Editorial

LaVall Jordan to Michigan Speculation May Be More Serious than Anticipated

It’s been two days since John Beilein shockingly decided to leave the University of Michigan to become the head coach of the Cleveland Cavaliers–but for Butler basketball fans, it’s starting to feel like two years.

Butler Bulldogs head coach LaVall Jordan has already appeared on many national media lists as a top candidate for Michigan’s opening–which initially, wasn’t worrisome for most.

However, while many Butler fans felt reassured that the Michigan athletic department would go ‘big game hunting’ instead–believing that 5-6 names would be ahead of Jordan’s on any actual candidate list, a somewhat alarming development happened on Tuesday:

Given that Jordan served as a top assistant under Beilein (2010-16) and has head coaching experience at both Milwaukee (2016-17) and Butler (2017-19), it makes a great deal of sense from that standpoint (not to mention, he presumably already knows how to recruit in Michigan and has built pre-existing relationships in high school coaching circles).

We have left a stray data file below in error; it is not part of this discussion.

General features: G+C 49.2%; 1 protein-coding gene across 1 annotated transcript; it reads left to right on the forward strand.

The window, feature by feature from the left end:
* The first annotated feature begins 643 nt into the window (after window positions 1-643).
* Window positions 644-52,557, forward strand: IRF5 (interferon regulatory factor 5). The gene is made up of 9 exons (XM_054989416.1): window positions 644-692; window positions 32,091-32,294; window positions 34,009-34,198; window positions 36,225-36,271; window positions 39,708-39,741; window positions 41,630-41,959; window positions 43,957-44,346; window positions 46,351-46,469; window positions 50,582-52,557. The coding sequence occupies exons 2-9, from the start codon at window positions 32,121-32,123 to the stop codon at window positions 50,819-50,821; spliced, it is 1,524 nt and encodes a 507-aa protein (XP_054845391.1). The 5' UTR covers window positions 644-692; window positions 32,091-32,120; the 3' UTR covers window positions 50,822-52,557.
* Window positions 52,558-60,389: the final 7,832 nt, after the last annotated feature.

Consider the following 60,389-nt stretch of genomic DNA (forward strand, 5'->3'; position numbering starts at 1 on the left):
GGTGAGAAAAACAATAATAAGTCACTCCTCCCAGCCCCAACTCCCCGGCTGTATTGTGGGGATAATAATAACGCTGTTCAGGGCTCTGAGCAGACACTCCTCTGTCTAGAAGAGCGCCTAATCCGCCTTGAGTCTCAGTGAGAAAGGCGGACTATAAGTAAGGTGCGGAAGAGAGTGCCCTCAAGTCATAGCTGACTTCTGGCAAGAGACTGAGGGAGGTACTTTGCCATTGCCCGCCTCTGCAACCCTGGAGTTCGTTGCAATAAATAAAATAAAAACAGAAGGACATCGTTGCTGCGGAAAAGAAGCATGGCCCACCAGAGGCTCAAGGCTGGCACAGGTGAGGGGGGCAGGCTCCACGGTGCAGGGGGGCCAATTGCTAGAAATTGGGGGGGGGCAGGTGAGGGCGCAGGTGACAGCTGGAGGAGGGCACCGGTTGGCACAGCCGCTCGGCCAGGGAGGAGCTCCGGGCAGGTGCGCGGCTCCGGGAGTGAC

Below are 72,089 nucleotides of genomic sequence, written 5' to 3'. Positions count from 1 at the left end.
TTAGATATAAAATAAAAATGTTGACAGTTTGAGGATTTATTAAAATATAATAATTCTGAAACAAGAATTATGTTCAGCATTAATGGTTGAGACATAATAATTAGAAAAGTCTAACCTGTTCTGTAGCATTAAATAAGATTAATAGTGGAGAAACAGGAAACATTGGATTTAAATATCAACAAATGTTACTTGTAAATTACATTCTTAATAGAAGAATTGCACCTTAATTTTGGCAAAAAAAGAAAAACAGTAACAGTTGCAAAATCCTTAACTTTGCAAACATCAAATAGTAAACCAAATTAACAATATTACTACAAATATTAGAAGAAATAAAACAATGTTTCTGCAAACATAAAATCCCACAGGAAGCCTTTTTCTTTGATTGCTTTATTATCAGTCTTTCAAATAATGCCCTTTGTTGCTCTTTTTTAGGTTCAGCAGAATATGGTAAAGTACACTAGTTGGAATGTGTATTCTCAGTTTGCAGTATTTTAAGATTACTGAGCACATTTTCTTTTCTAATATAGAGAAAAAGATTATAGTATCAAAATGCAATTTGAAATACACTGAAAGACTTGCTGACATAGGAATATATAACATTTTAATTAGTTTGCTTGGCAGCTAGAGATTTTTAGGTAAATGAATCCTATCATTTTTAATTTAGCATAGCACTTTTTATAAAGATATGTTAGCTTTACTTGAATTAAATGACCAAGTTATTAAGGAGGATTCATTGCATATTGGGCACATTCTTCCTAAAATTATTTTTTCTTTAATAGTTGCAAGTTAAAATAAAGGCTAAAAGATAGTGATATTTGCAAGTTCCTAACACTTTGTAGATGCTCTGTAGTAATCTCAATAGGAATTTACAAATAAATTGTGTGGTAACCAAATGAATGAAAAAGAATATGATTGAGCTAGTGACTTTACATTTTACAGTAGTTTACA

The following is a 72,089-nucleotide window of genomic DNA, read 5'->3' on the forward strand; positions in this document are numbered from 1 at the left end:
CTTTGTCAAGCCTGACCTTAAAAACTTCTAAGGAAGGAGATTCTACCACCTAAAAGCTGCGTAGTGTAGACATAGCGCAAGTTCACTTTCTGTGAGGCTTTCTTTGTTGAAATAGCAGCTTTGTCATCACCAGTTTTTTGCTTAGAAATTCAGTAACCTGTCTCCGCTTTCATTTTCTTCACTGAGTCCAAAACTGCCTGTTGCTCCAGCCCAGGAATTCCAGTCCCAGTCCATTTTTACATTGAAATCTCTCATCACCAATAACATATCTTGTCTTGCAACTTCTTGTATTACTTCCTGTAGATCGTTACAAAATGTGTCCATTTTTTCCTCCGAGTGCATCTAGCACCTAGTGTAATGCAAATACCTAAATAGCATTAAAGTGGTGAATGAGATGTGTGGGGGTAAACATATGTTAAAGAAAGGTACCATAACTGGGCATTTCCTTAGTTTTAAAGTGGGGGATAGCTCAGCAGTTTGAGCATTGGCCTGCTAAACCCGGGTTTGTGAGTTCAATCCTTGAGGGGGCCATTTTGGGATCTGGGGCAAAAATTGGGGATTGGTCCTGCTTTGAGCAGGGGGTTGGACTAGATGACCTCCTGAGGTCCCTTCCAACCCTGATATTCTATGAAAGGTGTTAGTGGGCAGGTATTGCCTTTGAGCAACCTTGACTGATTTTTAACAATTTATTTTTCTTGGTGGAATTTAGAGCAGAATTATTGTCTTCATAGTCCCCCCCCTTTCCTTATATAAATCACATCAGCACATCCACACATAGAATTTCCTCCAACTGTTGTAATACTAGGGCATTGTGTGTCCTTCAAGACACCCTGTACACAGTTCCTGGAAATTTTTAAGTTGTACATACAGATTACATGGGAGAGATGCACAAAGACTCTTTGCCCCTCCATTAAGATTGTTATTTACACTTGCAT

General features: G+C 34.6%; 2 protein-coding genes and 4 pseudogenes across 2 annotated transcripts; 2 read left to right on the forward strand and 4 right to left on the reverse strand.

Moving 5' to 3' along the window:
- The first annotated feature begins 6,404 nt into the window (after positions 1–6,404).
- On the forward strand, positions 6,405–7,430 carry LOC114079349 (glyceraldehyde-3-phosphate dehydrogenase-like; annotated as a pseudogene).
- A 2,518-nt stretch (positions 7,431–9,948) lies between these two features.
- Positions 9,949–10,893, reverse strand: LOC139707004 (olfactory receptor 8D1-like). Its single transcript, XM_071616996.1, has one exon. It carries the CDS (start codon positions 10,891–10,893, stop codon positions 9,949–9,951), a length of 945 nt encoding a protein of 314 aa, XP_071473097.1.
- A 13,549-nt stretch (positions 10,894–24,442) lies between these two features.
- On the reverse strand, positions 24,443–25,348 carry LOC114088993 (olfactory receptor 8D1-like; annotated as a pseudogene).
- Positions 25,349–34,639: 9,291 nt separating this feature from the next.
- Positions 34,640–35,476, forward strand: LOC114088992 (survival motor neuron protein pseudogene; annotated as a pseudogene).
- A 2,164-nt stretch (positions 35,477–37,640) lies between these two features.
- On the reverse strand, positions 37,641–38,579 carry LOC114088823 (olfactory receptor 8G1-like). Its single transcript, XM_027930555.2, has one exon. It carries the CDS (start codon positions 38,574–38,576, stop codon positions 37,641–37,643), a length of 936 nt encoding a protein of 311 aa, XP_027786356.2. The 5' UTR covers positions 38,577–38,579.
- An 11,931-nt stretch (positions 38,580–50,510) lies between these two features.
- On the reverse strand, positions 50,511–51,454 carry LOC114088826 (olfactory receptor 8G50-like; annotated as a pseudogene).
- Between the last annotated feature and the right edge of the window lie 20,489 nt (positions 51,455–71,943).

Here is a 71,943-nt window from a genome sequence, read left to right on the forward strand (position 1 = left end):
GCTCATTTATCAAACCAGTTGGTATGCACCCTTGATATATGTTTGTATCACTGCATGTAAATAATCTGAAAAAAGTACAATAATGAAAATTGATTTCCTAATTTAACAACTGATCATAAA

Jordan was always highly regarded for his ability to develop young players at Michigan–particularly guards such as Trey Burke, Tim Hardaway Jr., and Darius Morris. He helped Michigan make 5 tournament appearances, including two trips to the Elite Eight and one trip to the National Championship Game. At the time, some in Ann Arbor may have even envisioned him as the long-term successor to Beilein down the road.

It’s not shocking he got or will receive an interview opportunity with Michigan given his history with their program and as a professional courtesy.

What doesn’t make sense is that while Michigan may not be a ‘blue blood’ program, it’s essentially a Top 5-10 job in the entire country right now–so is Jordan actually a frontrunner?

If true, it’s strange that Michigan wouldn’t initially aim a little higher for say a ‘bigger fish’ like the Oklahoma City Thunder’s Billy Donovan–who’s in the last year of his current contract and may be let go barring a strong Western Conference playoff push next season.

After all, Donovan’s a two-time National Champion, and the Big Ten is a bloodbath to get through with teams like Michigan State, Wisconsin, and Purdue consistently up near the top, as well as other improving programs such as Iowa, Ohio State, Maryland, Minnesota, and Indiana always as potential threats.